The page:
The Action Plan focuses on the following nine MU combinations, which were found to be of highest relevance across Europe:
1) Tourism, fisheries & environmental protection
2) Tourism, underwater cultural heritage & environmental protection
3) Tourism and aquaculture
4) Offshore wind farm and tourism
5) Offshore wind farm and fisheries
6) Offshore wind farm and aquaculture
7) Oil and Gas and Decommissioning – Repurposing
8) Offshore wave energy and aquaculture
9) Offshore wind and marine renewable energy
The degree of connectivity between different maritime uses can vary with respect to spatial, temporal, provisioning and functional dimensions – ranging from two uses merely sharing the ‘same’ maritime space to shared platforms and other infrastructure. In the definition provided by the MUSES project, MUs are therefore not limited to joint use of installations, but also encompasses joint activities.
Ideally the joint use of two maritime activities is planned as part of the same process (joint development). In some cases, however, it is also possible to develop MU by integrating a second use with an already existing use (staggered development). The higher the level of connectivity, the higher the need is for the two or more maritime activities to coordinate right from the beginning.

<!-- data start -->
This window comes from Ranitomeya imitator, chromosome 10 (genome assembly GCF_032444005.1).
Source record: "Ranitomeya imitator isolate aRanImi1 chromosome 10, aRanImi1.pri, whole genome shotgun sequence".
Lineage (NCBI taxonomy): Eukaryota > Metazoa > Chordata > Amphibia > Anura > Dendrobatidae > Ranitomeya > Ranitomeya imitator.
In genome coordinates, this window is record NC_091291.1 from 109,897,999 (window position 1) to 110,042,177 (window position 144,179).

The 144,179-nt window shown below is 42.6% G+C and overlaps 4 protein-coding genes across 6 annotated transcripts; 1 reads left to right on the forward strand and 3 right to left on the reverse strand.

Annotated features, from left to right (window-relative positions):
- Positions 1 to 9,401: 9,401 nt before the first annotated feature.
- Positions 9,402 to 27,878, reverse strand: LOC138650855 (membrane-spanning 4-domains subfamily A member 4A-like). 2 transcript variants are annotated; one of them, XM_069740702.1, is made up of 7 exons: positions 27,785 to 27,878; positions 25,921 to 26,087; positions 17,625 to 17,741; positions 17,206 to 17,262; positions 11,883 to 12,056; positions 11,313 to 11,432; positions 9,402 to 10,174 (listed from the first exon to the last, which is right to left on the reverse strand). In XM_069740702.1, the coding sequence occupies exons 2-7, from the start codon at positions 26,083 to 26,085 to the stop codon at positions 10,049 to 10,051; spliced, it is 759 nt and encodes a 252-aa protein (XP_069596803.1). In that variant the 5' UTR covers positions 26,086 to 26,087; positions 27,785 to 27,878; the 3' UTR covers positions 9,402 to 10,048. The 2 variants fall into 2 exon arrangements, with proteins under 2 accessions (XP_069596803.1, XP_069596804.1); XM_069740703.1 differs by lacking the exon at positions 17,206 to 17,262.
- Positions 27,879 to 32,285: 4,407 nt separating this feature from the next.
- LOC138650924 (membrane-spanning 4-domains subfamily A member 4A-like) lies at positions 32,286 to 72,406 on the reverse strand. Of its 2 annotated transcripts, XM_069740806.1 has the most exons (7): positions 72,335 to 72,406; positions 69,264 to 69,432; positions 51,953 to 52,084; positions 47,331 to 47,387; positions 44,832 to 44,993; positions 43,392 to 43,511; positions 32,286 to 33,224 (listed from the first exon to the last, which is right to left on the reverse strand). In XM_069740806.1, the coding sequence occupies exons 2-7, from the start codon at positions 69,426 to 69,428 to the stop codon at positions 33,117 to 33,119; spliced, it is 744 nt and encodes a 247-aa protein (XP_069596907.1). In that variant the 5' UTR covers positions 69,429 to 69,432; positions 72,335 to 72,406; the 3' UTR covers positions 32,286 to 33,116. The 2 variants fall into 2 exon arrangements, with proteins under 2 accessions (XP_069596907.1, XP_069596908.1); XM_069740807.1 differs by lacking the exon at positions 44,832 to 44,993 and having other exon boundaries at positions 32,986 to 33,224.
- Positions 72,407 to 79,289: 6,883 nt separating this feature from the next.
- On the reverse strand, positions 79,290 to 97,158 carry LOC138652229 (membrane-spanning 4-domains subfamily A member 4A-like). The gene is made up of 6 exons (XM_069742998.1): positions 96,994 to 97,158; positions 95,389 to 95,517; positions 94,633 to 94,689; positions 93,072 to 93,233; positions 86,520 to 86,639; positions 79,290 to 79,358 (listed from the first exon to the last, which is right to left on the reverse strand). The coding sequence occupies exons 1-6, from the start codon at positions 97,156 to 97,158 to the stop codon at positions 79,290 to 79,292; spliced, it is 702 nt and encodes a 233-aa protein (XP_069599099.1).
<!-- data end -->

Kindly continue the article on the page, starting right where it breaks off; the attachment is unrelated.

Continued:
A related issue concerns whether a primary user exists (e.g. a user who has been given primary rights to a certain maritime zone, has an existing permit or whose use is already fully developed). In such cases, the secondary user needs a legislated claim for using the primary user’s priority areas, and only if their use has been proven not to be detrimental. This leads to a power imbalance between the primary and secondary users. However, even when the two uses are developed and operated by the same entity, existing legislation often hampers MU as the two regimes established for each single use often contradict each other.